Edited by Jill Wright,
The fact that Positive Psychology authority Professor Barbara Frederickson has been forced to "partially withdraw" her paper claiming a mathematically precise so-called "positivity ratio" leading to emotional flourishing, unfortunately doesn't seem to have stopped her from continuing to sell her 2009 book, Positivity: Top-Notch Research Reveals the 3 to 1 Ratio that Will Change Your Life, and inviting the public to establish their ratios with an online test measuring their emotions over a day.
Frederickson has issued a lengthy account of her "updated thinking" after a mere first-term graduate student, Nick Brown, read a 2005 article by Fredrickson and Chilean psychologist and consultant Marcial Losada as part of his course in applied positive psychology. Losada's equations tripped his crap detector.
That led to a fascinating collaboration with Florida psychology professor Harris Friedman and New York University physicist Alan Sokal that culminated in a paper called The Complex Dynamics of Wishful Thinking which comprehensively dismantled the equations, apparently drawn from a physics paper on fluid dynamics.
The obvious question is why such patently un-top-notch research was praised by the founder of positive psychology, Martin Seligman , as "the real thing", and by Harvard psychologist Dan Gilbert as "a scientifically sound prescription for joy"?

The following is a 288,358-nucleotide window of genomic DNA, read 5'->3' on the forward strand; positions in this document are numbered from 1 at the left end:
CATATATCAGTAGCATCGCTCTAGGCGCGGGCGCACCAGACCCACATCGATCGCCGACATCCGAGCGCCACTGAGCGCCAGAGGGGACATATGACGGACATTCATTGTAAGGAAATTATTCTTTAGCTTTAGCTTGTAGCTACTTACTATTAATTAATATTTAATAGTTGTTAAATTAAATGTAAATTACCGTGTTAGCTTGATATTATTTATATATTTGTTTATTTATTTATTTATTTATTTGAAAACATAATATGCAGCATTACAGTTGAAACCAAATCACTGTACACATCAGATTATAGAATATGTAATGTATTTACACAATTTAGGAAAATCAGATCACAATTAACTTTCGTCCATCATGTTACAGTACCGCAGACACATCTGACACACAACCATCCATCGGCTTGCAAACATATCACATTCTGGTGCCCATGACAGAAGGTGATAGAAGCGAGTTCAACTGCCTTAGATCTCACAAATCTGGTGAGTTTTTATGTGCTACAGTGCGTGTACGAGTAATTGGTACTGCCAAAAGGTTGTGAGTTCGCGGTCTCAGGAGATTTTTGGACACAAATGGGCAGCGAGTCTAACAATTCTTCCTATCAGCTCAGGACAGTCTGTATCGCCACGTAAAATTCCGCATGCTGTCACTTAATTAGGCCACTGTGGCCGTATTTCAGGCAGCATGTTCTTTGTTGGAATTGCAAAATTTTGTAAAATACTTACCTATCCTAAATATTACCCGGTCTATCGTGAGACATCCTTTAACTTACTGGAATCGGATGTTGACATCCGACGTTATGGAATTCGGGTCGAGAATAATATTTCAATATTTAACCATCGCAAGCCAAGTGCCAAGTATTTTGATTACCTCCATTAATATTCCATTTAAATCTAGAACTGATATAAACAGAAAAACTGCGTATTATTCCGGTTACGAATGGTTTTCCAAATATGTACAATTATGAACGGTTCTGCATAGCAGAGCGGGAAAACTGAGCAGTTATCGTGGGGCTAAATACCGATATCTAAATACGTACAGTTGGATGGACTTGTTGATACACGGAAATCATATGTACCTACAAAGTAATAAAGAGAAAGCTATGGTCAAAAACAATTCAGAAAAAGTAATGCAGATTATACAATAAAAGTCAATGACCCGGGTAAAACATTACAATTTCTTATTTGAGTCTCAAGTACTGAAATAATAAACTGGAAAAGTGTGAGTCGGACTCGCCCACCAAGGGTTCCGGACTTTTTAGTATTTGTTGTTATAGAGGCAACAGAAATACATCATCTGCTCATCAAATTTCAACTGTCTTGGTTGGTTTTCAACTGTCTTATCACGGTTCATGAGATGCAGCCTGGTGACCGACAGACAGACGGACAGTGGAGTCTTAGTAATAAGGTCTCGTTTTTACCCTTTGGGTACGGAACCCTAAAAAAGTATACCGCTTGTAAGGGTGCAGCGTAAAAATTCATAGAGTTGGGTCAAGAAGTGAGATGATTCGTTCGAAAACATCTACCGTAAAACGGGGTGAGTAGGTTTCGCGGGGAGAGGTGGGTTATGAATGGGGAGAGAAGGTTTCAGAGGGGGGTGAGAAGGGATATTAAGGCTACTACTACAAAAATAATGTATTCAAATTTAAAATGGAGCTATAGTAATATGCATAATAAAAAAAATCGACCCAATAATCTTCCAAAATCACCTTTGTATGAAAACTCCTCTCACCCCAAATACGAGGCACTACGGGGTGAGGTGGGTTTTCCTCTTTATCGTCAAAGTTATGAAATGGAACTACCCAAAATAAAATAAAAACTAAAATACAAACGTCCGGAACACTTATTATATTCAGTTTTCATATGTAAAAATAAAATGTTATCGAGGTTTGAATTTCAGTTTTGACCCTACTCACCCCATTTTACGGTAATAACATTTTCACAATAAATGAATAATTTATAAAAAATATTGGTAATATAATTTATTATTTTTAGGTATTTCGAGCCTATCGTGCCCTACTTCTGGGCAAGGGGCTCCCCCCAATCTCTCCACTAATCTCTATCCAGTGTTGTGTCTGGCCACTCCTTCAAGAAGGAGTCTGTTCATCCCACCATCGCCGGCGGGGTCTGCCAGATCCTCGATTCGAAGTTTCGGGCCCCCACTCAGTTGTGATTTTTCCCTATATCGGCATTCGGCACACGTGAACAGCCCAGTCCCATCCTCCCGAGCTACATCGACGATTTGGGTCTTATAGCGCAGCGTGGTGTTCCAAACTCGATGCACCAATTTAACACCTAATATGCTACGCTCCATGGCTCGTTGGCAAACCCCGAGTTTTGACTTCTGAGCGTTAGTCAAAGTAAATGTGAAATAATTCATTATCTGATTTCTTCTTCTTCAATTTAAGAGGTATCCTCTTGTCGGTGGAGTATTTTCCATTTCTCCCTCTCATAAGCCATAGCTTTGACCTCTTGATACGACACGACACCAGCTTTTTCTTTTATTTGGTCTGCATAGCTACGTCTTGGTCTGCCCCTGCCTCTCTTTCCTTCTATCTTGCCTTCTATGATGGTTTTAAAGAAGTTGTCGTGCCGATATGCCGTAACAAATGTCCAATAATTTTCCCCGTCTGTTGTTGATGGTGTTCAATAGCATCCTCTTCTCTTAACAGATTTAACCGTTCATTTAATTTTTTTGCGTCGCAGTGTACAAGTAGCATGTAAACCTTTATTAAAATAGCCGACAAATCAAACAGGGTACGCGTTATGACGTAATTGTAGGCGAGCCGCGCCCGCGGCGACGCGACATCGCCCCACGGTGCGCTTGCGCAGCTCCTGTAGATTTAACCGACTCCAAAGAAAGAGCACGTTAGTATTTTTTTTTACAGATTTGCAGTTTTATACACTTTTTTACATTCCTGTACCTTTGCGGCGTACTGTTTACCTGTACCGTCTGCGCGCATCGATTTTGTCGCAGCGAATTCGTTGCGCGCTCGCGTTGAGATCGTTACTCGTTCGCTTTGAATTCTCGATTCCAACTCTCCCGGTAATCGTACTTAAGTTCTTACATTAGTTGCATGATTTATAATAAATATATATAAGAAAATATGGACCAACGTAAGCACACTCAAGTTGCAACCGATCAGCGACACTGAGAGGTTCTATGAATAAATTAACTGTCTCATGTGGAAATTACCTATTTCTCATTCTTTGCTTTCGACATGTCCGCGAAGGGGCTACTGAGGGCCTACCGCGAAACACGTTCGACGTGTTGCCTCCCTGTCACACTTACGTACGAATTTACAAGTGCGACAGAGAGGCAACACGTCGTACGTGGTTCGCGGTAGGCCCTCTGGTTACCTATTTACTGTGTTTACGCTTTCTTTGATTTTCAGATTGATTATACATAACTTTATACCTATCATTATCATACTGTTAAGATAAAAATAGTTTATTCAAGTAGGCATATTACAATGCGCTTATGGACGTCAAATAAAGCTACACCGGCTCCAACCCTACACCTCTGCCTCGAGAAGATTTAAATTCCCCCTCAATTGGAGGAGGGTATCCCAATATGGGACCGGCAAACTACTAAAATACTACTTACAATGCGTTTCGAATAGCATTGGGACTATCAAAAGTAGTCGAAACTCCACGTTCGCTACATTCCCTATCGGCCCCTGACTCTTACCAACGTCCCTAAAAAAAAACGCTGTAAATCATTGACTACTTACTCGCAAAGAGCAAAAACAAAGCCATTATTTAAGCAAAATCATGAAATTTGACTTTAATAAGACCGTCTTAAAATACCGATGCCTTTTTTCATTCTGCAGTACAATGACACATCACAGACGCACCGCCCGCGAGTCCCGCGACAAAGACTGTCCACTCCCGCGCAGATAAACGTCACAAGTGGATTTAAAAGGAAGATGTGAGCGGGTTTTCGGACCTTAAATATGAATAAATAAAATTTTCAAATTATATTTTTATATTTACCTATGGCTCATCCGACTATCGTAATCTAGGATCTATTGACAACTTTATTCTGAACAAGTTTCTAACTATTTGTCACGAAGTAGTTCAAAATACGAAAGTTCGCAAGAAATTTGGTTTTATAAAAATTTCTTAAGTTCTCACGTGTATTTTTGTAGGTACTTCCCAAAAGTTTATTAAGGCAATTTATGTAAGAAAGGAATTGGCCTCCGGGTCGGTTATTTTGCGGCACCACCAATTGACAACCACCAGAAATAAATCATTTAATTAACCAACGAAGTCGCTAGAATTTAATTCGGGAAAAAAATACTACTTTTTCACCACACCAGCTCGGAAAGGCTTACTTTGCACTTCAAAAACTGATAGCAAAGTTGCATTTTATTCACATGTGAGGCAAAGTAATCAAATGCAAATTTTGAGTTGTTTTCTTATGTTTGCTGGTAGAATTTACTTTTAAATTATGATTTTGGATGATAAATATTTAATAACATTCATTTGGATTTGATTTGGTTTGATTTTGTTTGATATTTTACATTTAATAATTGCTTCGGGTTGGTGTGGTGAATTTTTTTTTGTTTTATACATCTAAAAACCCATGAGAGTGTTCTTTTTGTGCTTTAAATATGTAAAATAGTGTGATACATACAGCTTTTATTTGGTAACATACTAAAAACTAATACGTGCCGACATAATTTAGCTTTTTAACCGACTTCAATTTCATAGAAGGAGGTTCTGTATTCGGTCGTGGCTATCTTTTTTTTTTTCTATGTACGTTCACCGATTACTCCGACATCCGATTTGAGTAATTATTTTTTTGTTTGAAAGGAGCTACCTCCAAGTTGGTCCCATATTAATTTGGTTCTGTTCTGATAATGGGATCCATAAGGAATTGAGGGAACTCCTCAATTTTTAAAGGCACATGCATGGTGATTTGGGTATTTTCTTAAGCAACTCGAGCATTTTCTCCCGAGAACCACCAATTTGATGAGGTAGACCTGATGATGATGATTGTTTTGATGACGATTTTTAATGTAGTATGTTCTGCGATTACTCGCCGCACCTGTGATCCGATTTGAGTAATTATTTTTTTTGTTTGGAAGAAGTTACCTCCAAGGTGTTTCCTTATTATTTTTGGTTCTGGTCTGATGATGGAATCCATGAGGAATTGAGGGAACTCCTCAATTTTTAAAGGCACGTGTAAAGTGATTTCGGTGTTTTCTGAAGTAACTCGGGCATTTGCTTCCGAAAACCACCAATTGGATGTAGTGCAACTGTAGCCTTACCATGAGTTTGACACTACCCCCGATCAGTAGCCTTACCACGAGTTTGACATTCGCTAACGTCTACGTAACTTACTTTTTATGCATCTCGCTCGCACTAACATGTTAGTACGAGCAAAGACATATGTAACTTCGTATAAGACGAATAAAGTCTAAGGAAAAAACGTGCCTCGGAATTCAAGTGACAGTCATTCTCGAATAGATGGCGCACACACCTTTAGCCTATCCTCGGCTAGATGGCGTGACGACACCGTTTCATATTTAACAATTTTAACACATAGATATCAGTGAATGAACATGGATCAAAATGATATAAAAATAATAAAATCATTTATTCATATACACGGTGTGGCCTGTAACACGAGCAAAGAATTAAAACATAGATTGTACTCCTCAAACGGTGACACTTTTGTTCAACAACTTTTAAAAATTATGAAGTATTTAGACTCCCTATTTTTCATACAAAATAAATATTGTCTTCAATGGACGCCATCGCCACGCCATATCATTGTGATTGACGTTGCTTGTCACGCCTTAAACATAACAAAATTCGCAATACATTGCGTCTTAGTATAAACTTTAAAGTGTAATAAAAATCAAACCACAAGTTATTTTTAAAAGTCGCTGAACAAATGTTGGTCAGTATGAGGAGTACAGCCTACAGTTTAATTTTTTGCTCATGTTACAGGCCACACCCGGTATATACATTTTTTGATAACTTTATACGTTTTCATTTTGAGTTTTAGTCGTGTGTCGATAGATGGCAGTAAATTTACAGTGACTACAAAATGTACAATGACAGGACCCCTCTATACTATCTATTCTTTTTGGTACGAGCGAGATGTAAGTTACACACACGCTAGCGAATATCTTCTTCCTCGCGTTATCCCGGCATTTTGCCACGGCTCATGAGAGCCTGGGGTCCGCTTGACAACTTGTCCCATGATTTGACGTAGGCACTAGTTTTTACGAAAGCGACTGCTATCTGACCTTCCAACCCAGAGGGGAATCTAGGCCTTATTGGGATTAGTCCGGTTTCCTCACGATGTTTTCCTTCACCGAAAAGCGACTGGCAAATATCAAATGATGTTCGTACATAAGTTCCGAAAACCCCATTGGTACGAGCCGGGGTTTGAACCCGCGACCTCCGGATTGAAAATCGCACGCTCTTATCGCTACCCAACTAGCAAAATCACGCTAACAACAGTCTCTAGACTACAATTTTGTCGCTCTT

And aside from that, as Sokal, who contributed to the demolition job commented, how did it net 350 scholarly citations and pass muster with the editors of the prestigious journal, American Psychologist?
Some of the psychologists at Psychology Melbourne do use positive psychology, and we also offer classes on positive psychology.But it's important to maintain a critical focus on any theory.
It isn't the first time psychology research has been called into question. There's the recent example, for instance, of the fraudulent data concocted by former Dutch social psychology professor Diederik Stapel.
I have pointed in an earlier post to the way neuroscience and brain imaging are only now revealing the flaws in psychological research that led to the promotion of medication as the first line of treatment for depression.
Just as dangerous is the fact that, according to Geoff Cumming, Emeritus Professor at La Trobe University, and author of Understanding The New Statistics: Effect Sizes, Confidence Intervals and Meta-Analysis, too many people don't understand statistical significance testing. He is a fierce advocate for supporting statistics with cognitive evidence that allow people to understand them.